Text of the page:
The Role of Box Squats

  2017-10-11 09:00AM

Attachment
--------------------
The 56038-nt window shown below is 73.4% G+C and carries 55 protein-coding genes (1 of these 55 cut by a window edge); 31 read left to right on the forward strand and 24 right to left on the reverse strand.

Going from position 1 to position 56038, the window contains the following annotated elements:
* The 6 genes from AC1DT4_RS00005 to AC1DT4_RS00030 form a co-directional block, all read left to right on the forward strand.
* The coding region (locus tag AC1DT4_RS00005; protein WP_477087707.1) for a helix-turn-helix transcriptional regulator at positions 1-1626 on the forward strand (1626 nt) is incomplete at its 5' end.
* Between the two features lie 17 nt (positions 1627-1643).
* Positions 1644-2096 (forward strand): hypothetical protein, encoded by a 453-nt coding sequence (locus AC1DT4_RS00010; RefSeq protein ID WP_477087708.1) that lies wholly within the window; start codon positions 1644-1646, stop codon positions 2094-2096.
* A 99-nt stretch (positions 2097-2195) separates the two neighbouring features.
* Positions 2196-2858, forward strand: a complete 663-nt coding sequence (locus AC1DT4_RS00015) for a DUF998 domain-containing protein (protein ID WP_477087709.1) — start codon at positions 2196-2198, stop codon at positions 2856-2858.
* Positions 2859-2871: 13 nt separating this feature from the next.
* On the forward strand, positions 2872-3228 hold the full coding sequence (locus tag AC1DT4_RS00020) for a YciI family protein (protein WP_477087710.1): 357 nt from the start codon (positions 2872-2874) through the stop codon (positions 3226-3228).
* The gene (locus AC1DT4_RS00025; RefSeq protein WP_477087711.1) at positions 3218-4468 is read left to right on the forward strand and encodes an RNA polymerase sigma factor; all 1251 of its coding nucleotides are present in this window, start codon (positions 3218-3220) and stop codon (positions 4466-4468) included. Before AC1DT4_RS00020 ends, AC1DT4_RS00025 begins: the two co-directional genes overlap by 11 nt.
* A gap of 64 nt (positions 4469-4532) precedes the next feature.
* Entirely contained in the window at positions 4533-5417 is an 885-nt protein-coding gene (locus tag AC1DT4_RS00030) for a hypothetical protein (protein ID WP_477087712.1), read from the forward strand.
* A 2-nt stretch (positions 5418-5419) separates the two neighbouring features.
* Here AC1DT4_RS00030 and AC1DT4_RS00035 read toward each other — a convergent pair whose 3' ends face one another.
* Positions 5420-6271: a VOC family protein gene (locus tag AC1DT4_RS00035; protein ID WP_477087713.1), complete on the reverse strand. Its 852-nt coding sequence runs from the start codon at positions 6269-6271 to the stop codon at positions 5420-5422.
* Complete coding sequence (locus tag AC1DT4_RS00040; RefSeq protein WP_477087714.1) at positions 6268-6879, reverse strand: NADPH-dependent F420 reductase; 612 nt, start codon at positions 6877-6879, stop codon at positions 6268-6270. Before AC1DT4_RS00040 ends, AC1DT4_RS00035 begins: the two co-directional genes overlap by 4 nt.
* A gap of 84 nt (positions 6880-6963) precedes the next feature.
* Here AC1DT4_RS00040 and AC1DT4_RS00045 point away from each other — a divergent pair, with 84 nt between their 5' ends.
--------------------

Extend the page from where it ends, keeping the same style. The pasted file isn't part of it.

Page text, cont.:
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As Crossfitters, most of us are familiar with the concept of nutrient and meal timing. Consuming specific combinations of proteins and carbohydrates in prescribed times around our training has long been accepted as an important part of optimal performance, muscle growth and recovery--if not the most important part.  We often find ourselves rushing to get a pre-workout meal or a post-workout recovery drink in, cautious of missing our theoretical windows or not hitting daily goals. So, when it comes to nutrition, is timing really everything? A 2013 meta-analysis by Aragon and Schoenfeld examined just this, looking at studies done over the past 20 years on the subject.  What they found may surprise you. After.  We do know without question that after an intense exercise session, a main need is to rebuild the glycogen stores that we have just depleted.  Science shows that immediately after exercise, conditions in the body are indeed optimal for both glycogen reuptake and storage.  Hence, the recommendation for an immediate post workout carbohydrate meal. And there seems to be evidence that adding protein to this meal further enhances glycogen resynthesis in addition to preventing muscle breakdown and enhancing muscular growth.   At times, however, science doesn’t exactly translate into practice.  Studies done to measure things like lean body mass and muscular adaptation in relation to the timing of post exercise meals have been relatively inconclusive. And it turns out that there’s yet another piece to this puzzle:  What you consumed before your training.   Before.  The pre-workout meal may affect the importance or timing of the post-workout meal.  Most of us, depending on the time of day we train, try to fit in a meal in the hour or two before we start our session.  Some studies indicate that a moderate amount of high quality protein taken immediately before training can actually serve as the immediate post-workout meal as well.  So that recovery drink you are downing the moment after your WOD ends may be overkill, if you’ve already fueled up beforehand. So what does all of this mean for us as Crossfitters?  For the most part, focus on the big picture: Hit Daily Goals.  When it comes to protein, the how much seems much more important than the when.  Hit daily goals based on your body weight and lean body mass.  In fact, Aragon and Schoenfeld concluded in their analysis that “adequate protein in combination with resistance exercise was the key factor to maximizing protein accretion.”  Not the exact timing. Fuel Up.  Don’t train on empty.  Make sure you aren’t walking into the gym when you’ve just rolled out of bed, or after work, on an empty stomach.  A little pre-workout “meal” goes a long way.    Your pre- and post-workout meals shouldn’t be separated by more than about 3 hours for optimal results. Refuel.  Sure, have a quick 2:1-3:1 carb:protein recovery drink or meal after your training ends.  If not, relax; if you fueled up properly beforehand, you’re likely covered.  Follow it up with a real meal in the next few hours, similarly with quality protein and carbs.  Your window will still be open for a while.



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